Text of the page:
A new vegan burger spot is coming to the former Sen Yai Sen Lek and Dipped & Debris space in Northeast Minneapolis. The team behind Francis — Lindsey Johnston, Garrett Born, and Brendan Viele — started out as Sociable Ciderwerks’ resident food truck in September 2021, but soon started itching for a bigger space. The new restaurant’s menu will be similar to that of the food truck (think Impossible burgers and bean burgers, chicken sandwiches and nuggets made with a seitan-tofu blend that’s breaded and fried, and crispy french fries) but it’ll also have a full bar, a curated cocktail menu, and vegan milkshakes and malts (both boozy and nonalcoholic). “We’re most excited about being a permanent fixture in Northeast,” says Johnston. “We really want to be a neighborhood bar and restaurant first, versus a plant-based restaurant.” The Francis team is still fine-tuning the restaurant’s aesthetic, but expect a retro vibe and neon accents.
Opening: October 2022
Coming soon to North Minneapolis: Tap In, a new restaurant, craft cocktail bar, and community space. The team behind Tap In — developer Chris Webley of real estate collective New Rules, restaurant design lead Sophie Weber, and a larger crew of designers, architects, and community members — are transforming a former Lowry Avenue gas station into a lush, earth-themed space for food and cocktails, music residencies, and socializing. They’re working closely with Crystal-based restaurant Milton’s on the food: The menu will mirror Milton’s casual American fare (think barbecue rib nachos, caprese sandwiches, and California clubs) and feature some added vegan and vegetarian dishes. There’ll be a cocktail bar, too, anchored by a “tree of life” driftwood sculpture, plenty of greenery, and an outdoor plaza for music performances. Take a 3-D tour here, and look for an October opening.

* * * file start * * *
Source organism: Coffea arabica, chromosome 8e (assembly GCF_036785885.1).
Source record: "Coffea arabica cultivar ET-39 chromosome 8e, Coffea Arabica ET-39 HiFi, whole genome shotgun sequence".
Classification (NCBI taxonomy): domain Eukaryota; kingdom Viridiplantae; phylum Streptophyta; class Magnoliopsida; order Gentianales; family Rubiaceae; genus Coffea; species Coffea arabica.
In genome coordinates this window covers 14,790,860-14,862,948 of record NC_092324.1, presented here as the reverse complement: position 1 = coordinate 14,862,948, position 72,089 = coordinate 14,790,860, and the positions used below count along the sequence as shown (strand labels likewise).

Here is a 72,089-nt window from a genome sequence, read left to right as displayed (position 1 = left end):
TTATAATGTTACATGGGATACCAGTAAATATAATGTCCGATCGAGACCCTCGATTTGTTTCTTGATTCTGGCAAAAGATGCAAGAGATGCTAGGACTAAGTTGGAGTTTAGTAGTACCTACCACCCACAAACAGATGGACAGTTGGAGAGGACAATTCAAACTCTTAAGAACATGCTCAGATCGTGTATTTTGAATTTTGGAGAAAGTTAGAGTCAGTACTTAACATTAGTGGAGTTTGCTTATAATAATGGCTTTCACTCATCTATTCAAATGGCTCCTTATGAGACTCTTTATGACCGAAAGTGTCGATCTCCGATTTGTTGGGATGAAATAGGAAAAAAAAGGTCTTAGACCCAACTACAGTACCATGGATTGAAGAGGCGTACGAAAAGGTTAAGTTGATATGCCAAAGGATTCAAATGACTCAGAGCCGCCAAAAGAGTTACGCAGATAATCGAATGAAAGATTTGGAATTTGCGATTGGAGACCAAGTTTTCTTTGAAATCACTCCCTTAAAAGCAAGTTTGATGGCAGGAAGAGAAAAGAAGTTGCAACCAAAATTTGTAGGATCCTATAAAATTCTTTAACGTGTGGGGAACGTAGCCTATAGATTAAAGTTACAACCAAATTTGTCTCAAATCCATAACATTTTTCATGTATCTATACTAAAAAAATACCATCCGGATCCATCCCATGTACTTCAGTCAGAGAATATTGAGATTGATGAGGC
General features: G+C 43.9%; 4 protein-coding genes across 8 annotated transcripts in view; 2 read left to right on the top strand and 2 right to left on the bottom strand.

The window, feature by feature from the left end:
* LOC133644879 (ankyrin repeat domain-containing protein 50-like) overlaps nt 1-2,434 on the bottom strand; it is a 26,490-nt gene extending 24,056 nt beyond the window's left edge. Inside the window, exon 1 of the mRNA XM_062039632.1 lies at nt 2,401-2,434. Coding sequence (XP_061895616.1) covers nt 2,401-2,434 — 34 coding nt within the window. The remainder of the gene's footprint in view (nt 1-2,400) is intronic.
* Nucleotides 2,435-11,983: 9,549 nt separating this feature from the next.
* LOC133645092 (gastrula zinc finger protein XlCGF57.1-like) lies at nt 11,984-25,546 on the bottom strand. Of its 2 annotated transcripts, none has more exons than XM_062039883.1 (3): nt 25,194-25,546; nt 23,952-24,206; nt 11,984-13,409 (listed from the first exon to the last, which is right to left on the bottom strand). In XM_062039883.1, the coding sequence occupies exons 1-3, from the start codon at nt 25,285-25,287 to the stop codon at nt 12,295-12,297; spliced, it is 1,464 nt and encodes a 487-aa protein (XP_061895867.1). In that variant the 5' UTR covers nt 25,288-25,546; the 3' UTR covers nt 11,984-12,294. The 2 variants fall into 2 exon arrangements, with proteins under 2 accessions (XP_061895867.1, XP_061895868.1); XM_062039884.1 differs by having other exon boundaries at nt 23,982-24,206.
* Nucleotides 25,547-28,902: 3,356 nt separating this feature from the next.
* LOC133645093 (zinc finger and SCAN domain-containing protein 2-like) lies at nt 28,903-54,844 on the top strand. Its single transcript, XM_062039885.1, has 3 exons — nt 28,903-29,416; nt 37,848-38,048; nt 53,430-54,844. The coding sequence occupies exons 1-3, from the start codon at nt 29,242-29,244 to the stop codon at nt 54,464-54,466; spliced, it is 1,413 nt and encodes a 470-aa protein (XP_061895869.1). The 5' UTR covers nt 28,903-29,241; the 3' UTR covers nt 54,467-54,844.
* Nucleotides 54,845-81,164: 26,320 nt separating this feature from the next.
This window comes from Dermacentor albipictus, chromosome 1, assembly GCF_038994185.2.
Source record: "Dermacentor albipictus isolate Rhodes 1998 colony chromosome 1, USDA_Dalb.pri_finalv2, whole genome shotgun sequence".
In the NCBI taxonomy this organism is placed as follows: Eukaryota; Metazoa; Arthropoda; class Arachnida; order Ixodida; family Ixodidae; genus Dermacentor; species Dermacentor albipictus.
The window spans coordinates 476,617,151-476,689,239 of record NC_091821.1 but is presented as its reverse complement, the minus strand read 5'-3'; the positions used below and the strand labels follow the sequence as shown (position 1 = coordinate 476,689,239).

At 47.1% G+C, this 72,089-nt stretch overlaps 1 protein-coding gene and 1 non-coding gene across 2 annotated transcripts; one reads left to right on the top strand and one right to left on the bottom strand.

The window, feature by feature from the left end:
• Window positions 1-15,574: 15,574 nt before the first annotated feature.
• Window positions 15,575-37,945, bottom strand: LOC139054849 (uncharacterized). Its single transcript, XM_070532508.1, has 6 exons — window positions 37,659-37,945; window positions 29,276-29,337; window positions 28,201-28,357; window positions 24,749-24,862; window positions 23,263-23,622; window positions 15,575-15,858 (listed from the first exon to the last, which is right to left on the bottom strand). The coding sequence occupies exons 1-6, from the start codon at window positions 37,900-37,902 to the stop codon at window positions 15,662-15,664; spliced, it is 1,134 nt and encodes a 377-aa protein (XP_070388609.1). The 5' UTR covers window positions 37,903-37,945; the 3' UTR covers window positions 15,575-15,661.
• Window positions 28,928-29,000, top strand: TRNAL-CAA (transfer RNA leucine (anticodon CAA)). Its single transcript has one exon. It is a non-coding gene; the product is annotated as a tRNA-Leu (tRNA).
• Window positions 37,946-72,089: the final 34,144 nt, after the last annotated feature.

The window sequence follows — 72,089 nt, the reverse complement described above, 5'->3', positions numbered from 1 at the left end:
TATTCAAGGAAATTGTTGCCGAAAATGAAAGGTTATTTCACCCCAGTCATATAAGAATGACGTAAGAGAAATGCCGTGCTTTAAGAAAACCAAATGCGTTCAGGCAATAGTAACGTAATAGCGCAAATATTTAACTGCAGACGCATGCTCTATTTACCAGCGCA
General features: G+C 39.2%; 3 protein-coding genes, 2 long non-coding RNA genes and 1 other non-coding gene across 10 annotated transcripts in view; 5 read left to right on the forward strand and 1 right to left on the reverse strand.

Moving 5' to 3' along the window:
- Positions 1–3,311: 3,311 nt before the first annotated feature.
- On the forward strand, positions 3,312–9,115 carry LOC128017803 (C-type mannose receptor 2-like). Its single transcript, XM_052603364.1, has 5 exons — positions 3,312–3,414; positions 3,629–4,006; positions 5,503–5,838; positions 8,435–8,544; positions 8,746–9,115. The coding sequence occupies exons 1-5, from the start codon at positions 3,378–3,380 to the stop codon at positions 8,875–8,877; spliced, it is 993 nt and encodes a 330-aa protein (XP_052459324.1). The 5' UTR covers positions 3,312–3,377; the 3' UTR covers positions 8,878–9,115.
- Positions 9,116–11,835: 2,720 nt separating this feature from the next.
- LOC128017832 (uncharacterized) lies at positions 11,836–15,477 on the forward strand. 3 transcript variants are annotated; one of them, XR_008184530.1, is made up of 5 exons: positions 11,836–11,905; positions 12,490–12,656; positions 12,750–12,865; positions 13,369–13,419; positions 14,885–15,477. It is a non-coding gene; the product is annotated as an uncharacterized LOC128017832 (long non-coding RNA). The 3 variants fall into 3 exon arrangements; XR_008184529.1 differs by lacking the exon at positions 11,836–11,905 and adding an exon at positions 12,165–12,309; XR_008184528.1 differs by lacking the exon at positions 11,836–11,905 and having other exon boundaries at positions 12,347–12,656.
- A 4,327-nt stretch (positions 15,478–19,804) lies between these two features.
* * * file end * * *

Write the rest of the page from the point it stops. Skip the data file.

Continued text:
Opening: September 2022
Brian and Sarah Ingram’s Duluth outpost of the Apostle Supper Club is already open in the iconic rotating space atop the Radisson Hotel. By mid or late September, the St. Paul location will be too. The Apostle takes its cues from Palm Springs supper clubs of the 1960s — the St. Paul menu isn’t available yet, but the Duluth menu highlights decadent mid-century fare like the “Yabba Dabba Doo” (chicken-fried lobsters, shrimp scampi O’s, and a hefty bone-in short rib) cheese fondue, and chilled crab claws and prawns. The cocktail menu also has a heavy ‘60s influence, from grasshoppers to espresso martinis. There’ll be a piano bar and retro lounge, too.
Opening: October 1